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Directorate for Education
U.S. Air Force Academy
Suite 4K25
2354 Fairchild Dr.
USAF Academy, CO
80840-6210

 

DSN: 333-2740
(719) 333-2740
Assessment FAQ

Frequently Asked Questions about Focus Groups for Course and Program Evaluation:

  1. What is a focus group?
  2. What information about the course can be provided by a focus group?
  3. What should I do to prepare for a focus group?
  4. What should I do after the focus group?
  5. Why bother having a focus group when tests and quizzes can tell me all about cadet performance?
  6. Why bother having a focus group when I can get results from the USAFA End-of-Course Critiques?
  7. How do I find time for a focus group?
  8. Can the results of a focus group tell me anything useful, or is it just a forum for listening to cadets whine?
  9. How have departments, course directors and instructors used the information from focus groups to advance their assessment portfolios and curriculum revision process?
  10. What kind of information does a focus group provide me with?
  11. What are some examples of questions used in focus group sessions?
  12. Where will the focus group be held?
  13. What information will CEE provide me with once the focus group has been held?
  14. How many cadets should participate in the focus group?
  15. Do cadets want to participate in yet another assessment forum such as a focus group?
  16. Are cadets concerned about what they say during the focus group?
    1. What is a focus group?

      A focus group is an anonymous interview with a group of cadets to gather detailed feedback about a program, course, or a particular element of a course that provides richer, deeper data than can be collected by other assessment tools. Usually, a maximum of 15 cadets are asked to participate in one focus group session that lasts approximately 50 minutes.

      An experienced facilitator will collect data anonymously from cadets during the session and compile the information for your use in assessing the course or program. Typically, there are three activities completed during the focus group interview: an index card activity, used to assess the cadets’ overall impression of the course; a set of open-ended questions which are contained as a PowerPoint presentation for open discussion; and a roundtable activity where small groups of cadets come to consensus on a few overarching questions.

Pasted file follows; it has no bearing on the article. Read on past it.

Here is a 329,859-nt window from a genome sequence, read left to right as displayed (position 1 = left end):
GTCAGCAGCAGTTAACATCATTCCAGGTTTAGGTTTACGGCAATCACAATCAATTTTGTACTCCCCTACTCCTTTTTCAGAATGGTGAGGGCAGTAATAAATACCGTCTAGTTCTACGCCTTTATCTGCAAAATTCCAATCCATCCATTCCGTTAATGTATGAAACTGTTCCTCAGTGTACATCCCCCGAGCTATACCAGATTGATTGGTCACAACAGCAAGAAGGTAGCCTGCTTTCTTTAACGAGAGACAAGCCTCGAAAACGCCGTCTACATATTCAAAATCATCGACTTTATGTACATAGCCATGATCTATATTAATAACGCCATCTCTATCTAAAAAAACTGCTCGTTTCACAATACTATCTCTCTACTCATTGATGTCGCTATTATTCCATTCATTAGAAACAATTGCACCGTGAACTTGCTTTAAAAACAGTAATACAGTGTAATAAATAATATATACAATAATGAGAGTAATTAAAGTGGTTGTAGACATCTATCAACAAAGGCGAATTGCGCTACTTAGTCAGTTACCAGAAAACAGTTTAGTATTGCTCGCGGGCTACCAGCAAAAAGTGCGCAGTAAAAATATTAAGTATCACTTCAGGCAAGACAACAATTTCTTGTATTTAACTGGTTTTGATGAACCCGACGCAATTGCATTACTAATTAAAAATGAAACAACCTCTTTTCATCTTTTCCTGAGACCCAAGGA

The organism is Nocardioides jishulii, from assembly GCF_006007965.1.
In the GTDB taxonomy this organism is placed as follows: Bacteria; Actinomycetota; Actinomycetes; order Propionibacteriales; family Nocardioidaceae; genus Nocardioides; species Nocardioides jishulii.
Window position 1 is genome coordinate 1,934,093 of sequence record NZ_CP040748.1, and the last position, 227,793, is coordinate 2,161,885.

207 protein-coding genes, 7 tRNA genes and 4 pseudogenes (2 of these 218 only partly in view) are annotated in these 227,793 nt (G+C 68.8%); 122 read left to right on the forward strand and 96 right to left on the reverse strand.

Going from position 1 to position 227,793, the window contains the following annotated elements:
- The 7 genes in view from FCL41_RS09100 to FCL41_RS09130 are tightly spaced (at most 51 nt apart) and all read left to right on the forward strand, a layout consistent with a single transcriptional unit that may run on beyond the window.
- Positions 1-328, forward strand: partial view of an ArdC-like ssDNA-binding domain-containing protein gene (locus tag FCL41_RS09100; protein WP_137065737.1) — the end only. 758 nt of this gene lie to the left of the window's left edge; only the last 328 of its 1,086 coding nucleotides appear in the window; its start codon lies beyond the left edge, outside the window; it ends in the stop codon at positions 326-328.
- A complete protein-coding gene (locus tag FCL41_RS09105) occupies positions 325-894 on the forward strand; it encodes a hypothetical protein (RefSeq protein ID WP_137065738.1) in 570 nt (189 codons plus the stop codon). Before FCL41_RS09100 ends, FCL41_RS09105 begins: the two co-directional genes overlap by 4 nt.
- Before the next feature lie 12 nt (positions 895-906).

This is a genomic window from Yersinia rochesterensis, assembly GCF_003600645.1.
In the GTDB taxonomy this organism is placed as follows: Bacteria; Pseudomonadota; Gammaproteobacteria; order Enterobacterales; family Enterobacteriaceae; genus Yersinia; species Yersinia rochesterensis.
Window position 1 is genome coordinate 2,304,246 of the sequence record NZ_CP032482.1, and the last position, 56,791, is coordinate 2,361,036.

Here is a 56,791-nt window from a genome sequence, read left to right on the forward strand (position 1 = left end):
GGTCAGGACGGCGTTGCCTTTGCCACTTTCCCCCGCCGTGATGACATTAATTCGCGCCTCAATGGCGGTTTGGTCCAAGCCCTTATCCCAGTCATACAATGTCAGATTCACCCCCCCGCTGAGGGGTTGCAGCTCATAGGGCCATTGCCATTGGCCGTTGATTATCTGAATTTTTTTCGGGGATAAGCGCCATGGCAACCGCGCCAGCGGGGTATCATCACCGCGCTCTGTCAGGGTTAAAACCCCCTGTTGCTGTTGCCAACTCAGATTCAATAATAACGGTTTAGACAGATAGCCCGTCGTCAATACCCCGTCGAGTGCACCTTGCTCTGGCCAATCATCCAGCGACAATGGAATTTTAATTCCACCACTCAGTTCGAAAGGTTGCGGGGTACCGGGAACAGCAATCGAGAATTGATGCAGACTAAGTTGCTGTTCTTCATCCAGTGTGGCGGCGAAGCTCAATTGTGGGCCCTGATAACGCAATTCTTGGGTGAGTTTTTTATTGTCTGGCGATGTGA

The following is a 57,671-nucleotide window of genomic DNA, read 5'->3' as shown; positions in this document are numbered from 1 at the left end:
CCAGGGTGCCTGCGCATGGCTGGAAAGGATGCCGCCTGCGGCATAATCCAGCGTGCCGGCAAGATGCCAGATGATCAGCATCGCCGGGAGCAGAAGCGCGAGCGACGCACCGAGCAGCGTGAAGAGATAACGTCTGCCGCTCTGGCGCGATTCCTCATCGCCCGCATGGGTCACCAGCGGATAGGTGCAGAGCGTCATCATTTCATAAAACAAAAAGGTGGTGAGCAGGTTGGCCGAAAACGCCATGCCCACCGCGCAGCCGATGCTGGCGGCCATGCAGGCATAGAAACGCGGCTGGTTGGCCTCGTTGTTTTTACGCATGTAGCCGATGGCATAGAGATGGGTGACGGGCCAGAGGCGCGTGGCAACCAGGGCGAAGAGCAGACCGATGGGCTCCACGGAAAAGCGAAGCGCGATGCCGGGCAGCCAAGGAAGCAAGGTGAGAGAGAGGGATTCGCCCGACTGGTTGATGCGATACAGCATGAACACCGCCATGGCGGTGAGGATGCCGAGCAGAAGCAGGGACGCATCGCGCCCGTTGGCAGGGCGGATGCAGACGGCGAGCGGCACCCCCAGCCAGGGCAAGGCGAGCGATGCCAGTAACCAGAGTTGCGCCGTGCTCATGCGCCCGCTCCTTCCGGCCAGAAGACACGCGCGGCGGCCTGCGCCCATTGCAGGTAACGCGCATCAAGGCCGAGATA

Finally, focus group interviews are designed to be as flexible as possible, to ensure that you get the information you want.

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      What information about the course can be provided by a focus group?

      A particular focus group interview is designed by a team of at least two people: the faculty member(s) requesting the focus group and a member of the CEE staff. CEE’s role is to help the faculty member prepare focus group questions to meet the purpose of the particular focus group. CEE then prepares the materials to be used during the actual focus group interview session.

      CEE has prepared a list of questions that have been used in past focus group interviews. This list of questions can serve as a guide to help determine questions a faculty member might wish to include. Typically, most focus group interviews are designed to assess how cadets feel about different elements of the course, such as grading, instructional techniques, most and least valuable lessons, strengths and weaknesses, etc. Focus groups can also be used to collect baseline data for an established course, help evaluate the effectiveness of an new or experimental course, or evaluate the usefulness of a particular tool or teaching method.

      A focus group interview is not designed to assess the instructor per se, but frequently comments will be made about an instructor or instructors. Cadets are advised of the purpose of the interview at the very start of the session and are reminded that the purpose is not to assess the instructor, but rather the course content or program and design.

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      What should I do to prepare for a focus group?

      In general, the preparation and planning for a focus group begins with the desire of a faculty member to get feedback. Next, a meeting between the faculty member(s) and a member of the CEE staff starts the ball rolling. During this meeting, the specific goals of the intent of the focus group are discussed and suggestions are made to assist the faculty members(s) in developing a set of questions that might meet those goals. Times, dates and other logistics are also discussed.

      Following this initial meeting, CEE will coordinate with the faculty member(s) to help assemble a set of questions and will develop a set of PowerPoint slides. Also during the pre-focus group preparation, CEE will assist the faculty in selecting cadets from the course, and discuss other logistics, such as providing snacks or making other special arrangements.